“More than the association of art and excrement, the association of art and money adds to the charisma of both, making each more magical than it would be if it were indifferent to the other. [….] Show me the contemporary artist who would prefer to live from hand to mouth rather than fall in the hands of an art dealer. It seems impossible to be a martyr to the cause of art in an art world that has become all business — ruthless business. It is impossible to avoid the temptation of money, because art itself has become money. Capitalism transformed the prima materia of our time into the ultima materia of money. [….] The interchangeability of art and money — the completeness of their correlation — suggests that there is something rotten about both. This has nothing to do with whether art is good and money is bad, but with the fact that they belong to radically different realms. Or at least they did until Warhol confused them by forcing them together. Giving each the value of the other he devalued both, however much he meant to use each to increase the value of the other. [….] For Warhol, all art is commercial, which says more about the power of commerce than it does about the power of art. It took little more than half a century to undo Kandinsky’s idea that art was the last bastion of spirituality against materialism.”

    Kuspit continues:

    “[the] success of the transformation of art into money became explicit in 1975, when Warhol nonchalantly declared, with deceptive cleverness: ‘Business art is the step that comes after Art. I started as a commercial artist, and I want to finish as a business artist. After I did the thing called ‘art’ or whatever it’s called, I went into business art. I wanted to be an Art Businessman or a Business Artist. Being good in business is the most fascinating kind of art. During the hippie era people put down the idea of business — they’d say ‘Money is bad,’ and ‘Working is bad,’ but making money is art and working is art and good business is the best art.”

    Marfa begins as a destination for “outsider” art, attracts the “insiders” (i.e., artists attempting to distinguish themselves from others by novel ‘branding’), and the outside turns inside as Marfa becomes a tourist destination attracting much needed revenue for both the town and its “artists.”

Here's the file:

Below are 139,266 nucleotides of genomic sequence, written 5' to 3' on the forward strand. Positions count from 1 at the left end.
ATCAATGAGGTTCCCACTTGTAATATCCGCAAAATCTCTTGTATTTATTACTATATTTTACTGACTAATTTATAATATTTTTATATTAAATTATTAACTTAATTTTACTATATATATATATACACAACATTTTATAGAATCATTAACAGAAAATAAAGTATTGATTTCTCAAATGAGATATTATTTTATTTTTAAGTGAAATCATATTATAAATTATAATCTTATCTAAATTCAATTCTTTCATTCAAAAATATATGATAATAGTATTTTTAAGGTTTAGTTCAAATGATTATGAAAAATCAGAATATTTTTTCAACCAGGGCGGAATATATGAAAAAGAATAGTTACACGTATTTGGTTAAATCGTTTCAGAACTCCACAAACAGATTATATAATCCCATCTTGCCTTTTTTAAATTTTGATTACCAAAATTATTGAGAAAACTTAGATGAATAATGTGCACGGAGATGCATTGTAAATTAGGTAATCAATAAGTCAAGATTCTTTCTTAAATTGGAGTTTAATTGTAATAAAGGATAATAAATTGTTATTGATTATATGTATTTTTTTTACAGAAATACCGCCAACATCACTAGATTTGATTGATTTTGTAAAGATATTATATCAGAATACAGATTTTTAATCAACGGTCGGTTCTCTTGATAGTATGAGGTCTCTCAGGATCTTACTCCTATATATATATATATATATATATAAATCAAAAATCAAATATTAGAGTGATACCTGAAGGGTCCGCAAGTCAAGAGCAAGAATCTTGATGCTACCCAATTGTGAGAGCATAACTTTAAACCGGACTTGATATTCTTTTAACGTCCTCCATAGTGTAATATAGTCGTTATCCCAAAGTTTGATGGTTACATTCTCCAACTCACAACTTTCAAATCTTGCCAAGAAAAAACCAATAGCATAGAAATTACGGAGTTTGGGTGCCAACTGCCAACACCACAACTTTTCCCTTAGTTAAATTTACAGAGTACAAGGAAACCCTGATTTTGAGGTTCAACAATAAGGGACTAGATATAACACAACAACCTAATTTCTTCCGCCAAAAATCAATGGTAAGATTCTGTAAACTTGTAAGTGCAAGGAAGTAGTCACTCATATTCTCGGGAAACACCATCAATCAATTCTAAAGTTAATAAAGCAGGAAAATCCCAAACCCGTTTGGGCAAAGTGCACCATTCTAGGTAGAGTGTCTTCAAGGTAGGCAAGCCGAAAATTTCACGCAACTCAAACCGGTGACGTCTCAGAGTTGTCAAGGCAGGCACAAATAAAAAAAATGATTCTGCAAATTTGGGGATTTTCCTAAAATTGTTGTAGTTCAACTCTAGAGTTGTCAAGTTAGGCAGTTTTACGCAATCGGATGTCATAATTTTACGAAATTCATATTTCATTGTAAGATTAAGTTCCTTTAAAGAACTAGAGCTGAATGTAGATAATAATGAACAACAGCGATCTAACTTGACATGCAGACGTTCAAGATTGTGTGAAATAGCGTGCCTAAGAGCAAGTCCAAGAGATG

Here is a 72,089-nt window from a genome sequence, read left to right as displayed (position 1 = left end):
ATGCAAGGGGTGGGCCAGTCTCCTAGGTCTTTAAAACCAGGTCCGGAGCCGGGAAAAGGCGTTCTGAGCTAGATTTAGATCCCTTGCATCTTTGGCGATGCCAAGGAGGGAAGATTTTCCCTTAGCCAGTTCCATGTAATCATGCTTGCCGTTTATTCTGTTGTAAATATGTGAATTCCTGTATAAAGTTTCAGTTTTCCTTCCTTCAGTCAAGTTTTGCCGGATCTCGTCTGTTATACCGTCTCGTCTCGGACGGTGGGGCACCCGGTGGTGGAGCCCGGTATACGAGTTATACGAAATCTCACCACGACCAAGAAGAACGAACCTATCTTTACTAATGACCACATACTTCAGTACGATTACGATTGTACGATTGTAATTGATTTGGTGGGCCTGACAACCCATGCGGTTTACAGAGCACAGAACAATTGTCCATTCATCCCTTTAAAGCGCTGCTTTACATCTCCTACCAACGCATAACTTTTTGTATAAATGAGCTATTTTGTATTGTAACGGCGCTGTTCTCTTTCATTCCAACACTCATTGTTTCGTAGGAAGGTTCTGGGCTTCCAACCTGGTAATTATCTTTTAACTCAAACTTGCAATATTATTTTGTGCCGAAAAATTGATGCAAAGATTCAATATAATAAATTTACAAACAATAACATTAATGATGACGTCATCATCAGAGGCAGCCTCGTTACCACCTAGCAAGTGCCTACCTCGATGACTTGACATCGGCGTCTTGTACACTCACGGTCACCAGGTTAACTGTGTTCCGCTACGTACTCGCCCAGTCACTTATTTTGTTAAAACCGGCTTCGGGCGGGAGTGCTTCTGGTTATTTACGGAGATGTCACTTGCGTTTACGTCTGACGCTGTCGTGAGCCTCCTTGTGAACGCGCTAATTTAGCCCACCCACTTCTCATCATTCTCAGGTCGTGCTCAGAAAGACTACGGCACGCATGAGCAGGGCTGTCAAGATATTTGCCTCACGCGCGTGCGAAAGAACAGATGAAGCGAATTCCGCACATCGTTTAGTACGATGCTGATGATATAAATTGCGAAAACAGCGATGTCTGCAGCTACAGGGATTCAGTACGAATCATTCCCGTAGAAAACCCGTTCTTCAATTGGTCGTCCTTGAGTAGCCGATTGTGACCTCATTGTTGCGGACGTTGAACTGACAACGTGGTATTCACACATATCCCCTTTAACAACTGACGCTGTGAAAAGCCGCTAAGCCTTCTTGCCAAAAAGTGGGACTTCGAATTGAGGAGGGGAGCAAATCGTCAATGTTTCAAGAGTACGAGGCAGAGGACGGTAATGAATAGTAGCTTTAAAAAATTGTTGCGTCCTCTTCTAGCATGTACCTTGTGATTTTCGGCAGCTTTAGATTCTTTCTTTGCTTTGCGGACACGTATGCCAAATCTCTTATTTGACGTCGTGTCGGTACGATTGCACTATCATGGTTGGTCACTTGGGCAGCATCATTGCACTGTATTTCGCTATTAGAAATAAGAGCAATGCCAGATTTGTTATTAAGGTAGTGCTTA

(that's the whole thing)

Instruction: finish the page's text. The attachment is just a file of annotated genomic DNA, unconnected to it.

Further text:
Late at night, over a cup of strong coffee, I would argue with Kandinsky the artist and Kuspit the critic that this whole mess is emblematic of the “end of art,” at least that sort of art that once allowed for the aesthetic transcendence of the “banal substance of everyday life.” Such “completely banal art,” exists in an intermediate world between kitsch and craft on the one hand, and “high” or fine art on the other: “it glamorizes everyday reality while pretending to analyze it.” It provides only the “appearance” of transforming alienation into freedom, of facilitating that species of self-transformation quickened by “critical freedom of thought” against conformity, anxiety, and fear. It is only an “appearance” owing to the fact that it refashions the banal and gives it back to the masses as a novel product christened “art” by the entrepreneurial artist hell-bent on “making it” with little appreciation for, let alone understanding of, aesthetic beauty, such beauty, since Plato at least, being inextricably bound up with reference to truth and goodness as well. In Kuspit’s words, we’ve grown accustomed and resigned to a “post-aesthetic” art that has lost (by design or default) the “age-old concern” with aesthetic beauty, which in part consisted of the attempt to “reconcile form and subject matter so as to sensually reveal the truth of the subject matter.” A 40 foot Playboy bunny on a pole along with a black spray-painted Chevy perfectly instantiates and exemplifies what Kuspit calls the “in-your-face” subject matter of post-aesthetic art, a conspicuous failure in the transformation of form and thus a failure in creativity insofar as form is virtually identical to subject matter: subject matter is form. In addition, our artist’s Marfa exemplum — in a city whose residents no doubt have a better intuitive sense of what art has been and is capable of being — reveals the post-aesthetic art of the “bully pulpit,” as the artist “tries to bully the spectator into believing what the artist believes.” Perhaps he is even preaching about the ugliness and injustice of the world, no doubt in a manner suffused with irony and cleverness; nevertheless, it merely amounts to an ironic and clever reminder of what we already know (although some may not have come to terms with such knowledge), sans “any aesthetic, contemplative alternative to it,” without, in other words, providing us with a “reprieve and sanctuary from the barbarism of the world,” such spaces and moments at least providing the possibility of a transcendent experience of pleasure and joy akin to orgasm (something appreciated by some Indian philosophers of art, like Abhinavagupta), albeit now in the sublimated terms and conditions Freud endeavored to explain. All the same, our artist, Richard Phillips, has at least achieved celebrity status, and nothing can beat that when it comes to assuring some measure of “artistic” achievement and success, a few minutes of fame if not fortune, in the post-aesthetic world of art.